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Online Investing Startup Gets Socially Conscious

Motif Investing and Pacific Life will offer four baskets of stocks tied to social causes.

Motif Investing founder Hardeep Walia

Bruce Crummy / AP

The online broker Motif Investing, which charges customers a $9.95 commission to buy in a "motif" of up to 30 stocks based around a theme, is now parterning with insurance giant Pacific Life to let investors buy stock in companies that support causes they care about.

The four motifs, as the company calls them, are a new take on what's known as "impact" or "socially responsible" investing. The four groups of stocks all have a cause associated with them — hunger, cancer, human rights, and poverty — and are made of stocks of companies that have made significant charitable donations in those areas. Investors can buy these products, or motifs, through Motif for the same $9.95 commission, at least a dollar of which will go to Pacific Life's subsidiary Swell. Pacific Life will also donate 20% of its revenues to a charity associated with each cause.

"We are creating a family of motifs that are cause-driven and aligned to people's values they," Motif's founder and CEO Hardeep Walia told BuzzFeed News in an interview. "They allow new investors, millennials, to invest in a transparent, low-cost way, give you return of the market, and designed to celebrate certain values that you might associate with."

Motif's new product is different from traditional socially responsible investors, like mutual funds that apply a "screen" to exclude companies from the fund's holdings, like tobacco companies, or institutions that "divest" and sell off their holdings in, for example, fossil fuel companies.

Motif and Pacific LIfe are letting customers invest in companies which make specific charitable committments. For example, the "Uphold Human Rights" Motif is one-third financial companies like Deutsche Bank, Goldman Sachs, Citi, and Bank of America. It also includes shares of Nike and casino operator Caesars Entertainment. The "End Poverty" motif includes holdings of oil giant ExxonMobil and Wal-Mart.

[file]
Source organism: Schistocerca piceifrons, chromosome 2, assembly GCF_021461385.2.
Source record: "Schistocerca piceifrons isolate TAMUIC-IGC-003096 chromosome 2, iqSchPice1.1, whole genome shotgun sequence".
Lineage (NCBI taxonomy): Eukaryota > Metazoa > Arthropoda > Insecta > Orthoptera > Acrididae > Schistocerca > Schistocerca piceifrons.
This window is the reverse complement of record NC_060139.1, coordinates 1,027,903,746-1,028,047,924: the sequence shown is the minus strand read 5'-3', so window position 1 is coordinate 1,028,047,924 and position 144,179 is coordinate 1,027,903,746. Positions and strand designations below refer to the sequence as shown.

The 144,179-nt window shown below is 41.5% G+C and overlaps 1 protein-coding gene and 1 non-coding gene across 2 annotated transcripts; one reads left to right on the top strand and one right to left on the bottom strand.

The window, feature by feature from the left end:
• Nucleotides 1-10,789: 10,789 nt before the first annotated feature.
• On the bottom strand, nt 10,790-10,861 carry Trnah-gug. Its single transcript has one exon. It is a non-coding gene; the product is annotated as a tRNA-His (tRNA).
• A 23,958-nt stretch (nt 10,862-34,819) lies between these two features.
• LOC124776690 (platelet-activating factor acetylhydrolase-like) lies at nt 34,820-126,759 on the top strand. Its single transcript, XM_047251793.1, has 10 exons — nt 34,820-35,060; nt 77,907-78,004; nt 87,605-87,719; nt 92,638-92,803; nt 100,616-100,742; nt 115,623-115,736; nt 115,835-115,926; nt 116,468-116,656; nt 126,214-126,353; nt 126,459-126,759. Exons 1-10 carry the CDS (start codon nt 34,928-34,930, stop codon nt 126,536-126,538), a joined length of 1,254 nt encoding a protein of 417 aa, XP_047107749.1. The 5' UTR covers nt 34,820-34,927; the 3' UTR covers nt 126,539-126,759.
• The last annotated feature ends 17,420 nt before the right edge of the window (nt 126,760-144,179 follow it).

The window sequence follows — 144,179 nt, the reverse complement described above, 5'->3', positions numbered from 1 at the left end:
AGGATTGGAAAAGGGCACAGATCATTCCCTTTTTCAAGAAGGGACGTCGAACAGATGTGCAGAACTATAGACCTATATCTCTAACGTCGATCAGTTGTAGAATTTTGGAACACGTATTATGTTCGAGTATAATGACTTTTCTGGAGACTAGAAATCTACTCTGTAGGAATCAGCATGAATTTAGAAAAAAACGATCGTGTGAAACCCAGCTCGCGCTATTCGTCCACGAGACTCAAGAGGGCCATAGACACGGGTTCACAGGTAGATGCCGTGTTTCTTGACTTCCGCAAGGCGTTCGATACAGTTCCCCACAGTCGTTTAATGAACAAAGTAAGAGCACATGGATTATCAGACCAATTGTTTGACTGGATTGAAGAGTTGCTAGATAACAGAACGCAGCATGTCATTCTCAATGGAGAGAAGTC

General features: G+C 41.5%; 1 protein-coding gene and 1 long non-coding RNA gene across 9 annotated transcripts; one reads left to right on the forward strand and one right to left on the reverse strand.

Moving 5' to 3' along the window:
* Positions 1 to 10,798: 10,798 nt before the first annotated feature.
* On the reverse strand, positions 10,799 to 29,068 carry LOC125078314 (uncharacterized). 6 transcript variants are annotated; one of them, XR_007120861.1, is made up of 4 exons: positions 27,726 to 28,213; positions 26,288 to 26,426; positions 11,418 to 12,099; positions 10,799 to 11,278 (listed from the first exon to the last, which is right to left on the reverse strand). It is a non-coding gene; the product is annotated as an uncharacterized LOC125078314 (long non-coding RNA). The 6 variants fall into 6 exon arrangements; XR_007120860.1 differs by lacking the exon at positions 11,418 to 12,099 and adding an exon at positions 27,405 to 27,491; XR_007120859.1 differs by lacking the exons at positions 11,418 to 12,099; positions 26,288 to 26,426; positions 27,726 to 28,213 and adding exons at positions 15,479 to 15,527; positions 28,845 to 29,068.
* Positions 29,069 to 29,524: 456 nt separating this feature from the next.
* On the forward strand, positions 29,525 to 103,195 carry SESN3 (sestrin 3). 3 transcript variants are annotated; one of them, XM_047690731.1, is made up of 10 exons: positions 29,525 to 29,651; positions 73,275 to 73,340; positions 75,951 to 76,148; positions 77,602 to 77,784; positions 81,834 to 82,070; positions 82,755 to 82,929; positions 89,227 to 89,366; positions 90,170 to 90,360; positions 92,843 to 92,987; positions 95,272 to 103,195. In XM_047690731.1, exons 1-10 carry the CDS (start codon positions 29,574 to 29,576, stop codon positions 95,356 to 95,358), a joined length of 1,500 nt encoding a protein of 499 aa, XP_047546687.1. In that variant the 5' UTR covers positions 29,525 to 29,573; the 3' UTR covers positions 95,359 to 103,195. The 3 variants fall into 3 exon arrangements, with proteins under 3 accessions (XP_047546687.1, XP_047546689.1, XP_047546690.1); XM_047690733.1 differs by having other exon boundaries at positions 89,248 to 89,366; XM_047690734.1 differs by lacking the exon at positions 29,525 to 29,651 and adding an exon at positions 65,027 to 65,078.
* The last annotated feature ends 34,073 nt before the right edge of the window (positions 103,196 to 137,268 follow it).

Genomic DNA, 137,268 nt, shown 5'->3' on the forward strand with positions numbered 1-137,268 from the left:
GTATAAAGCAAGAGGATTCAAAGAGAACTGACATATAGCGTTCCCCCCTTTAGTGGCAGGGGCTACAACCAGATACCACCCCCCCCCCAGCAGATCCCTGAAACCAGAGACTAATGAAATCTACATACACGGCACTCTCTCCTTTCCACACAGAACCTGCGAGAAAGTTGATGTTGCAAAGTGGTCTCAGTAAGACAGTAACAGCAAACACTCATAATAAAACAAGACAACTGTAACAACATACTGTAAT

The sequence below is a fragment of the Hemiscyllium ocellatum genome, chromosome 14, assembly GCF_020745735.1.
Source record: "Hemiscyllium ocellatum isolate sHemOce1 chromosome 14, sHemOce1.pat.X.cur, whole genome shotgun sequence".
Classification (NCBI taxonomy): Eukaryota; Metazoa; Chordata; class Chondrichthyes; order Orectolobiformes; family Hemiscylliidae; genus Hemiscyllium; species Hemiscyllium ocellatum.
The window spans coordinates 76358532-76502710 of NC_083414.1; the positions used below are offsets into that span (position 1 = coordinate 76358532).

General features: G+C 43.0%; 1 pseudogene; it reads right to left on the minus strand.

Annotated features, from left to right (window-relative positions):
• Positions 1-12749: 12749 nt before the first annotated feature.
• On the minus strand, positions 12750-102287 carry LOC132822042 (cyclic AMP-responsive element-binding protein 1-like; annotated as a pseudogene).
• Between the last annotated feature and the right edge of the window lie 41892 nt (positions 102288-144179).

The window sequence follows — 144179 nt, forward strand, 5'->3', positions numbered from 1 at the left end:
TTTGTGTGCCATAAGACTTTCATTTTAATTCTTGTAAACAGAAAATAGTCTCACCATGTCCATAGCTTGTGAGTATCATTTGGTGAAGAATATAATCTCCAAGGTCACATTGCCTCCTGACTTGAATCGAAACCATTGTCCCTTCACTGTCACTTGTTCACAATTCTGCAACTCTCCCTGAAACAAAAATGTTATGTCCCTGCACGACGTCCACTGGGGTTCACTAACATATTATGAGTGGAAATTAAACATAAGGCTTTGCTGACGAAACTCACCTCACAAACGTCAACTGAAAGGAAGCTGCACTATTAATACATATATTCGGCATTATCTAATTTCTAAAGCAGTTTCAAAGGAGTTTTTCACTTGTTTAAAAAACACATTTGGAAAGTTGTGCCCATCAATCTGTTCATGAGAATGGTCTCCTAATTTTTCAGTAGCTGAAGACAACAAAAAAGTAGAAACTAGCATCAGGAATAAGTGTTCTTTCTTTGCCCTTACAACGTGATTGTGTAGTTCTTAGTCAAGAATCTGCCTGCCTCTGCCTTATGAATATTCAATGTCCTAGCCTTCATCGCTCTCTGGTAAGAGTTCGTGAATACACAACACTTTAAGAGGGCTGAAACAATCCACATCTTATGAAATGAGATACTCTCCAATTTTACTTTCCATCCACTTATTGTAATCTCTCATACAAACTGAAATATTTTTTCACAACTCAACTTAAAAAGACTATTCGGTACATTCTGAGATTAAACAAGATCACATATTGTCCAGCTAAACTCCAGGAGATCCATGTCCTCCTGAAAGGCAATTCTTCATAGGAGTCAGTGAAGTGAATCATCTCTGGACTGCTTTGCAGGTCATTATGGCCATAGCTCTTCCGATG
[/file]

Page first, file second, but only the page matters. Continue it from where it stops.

"Swell has reviewed the top companies publicly traded in the U.S. that are committed to supporting poverty-related charities," Swell and Motif say. "Swell then selects the top 30 donors to create a motif that aims to moving along with the S&P500 Index." Selecting companies by the dollar amount of their charitable donations naturally weights the "motifs" toward the largest companies.

The selections are not driven so much by what the company does — Bank of America and ExxonMobil are hardly Ben and Jerry's, let alone Starbucks or Whole Foods, which explicilty imbue a social purpose into their operations (for better or worse). Bank of America has had to pay tens of billions of fines and settlements to investors, law enforcement agencies, and regulators for its behavior and mortgage operations before and during the financial crisis. The bank has a 3.3% weight in all four of the products offered by Pacific Life and Motif.

Bruce Crummy / AP

There are already thousands of these baskets of stocks available to Motif customers created by other users of the service, like one constructed out of funds that bets against a rising oil price or one for the "hottest" biotechnology and pharamceutical stocks.

Walia says his company's products are like customizable exchange traded funds. "We want you to invest conceptually; I think therefore I invest," Walia says. "Whether you're a newbie investor or a trader, you should be able to express what you think."

It is not just companies whose CEOs are more likely to be seen wearing a fleece vest thn a tie that are diversifying their product mix in a bid to draw in new customers concerned with more than higher returns. Some large banks have started offering funds and products to investors that fund social services and then get paid out at a fixed rate based on how that service performs. According to a poll done by the SpectremGroup, about 57% of high-net-worth investors under 44 said social responsibility was "an important factor in investment selection," about twice that of older groups.

The move toward socially conscious investing, however, is in contrast with another trend: a huge shift into passive investing, where investors pile their money into mutual funds and exchange traded funds that reflect major indices like the S&P 500. Of the $167 billion that flowed into mutual funds, $114 billion went to passive funds, according to the Investment Company Institute. These investments are necessarily insensitive to what exact companies are included and don't offer investors any chance to reflect values besides conservatism and thrift.

While Motif talks a lot about winning over the next generation of investors and disrupting stock trading, they've also won the endorsements and checks of very mainstream and established financial institutions. Goldman Sachs and JPMorgan Chase are investors in Motif, while former Securities and Exchange Commission Chairman Arthur Levitt sits on the company's board. Motif has raised $126.5 million, according to the venture capital database Crunchbase, and recently closed a $40 million investment round led by the Chinese social networking company Renren.

"This next generation is different from other generations, they want to invest consistent with their our values and they care what they're invested in," Walia.


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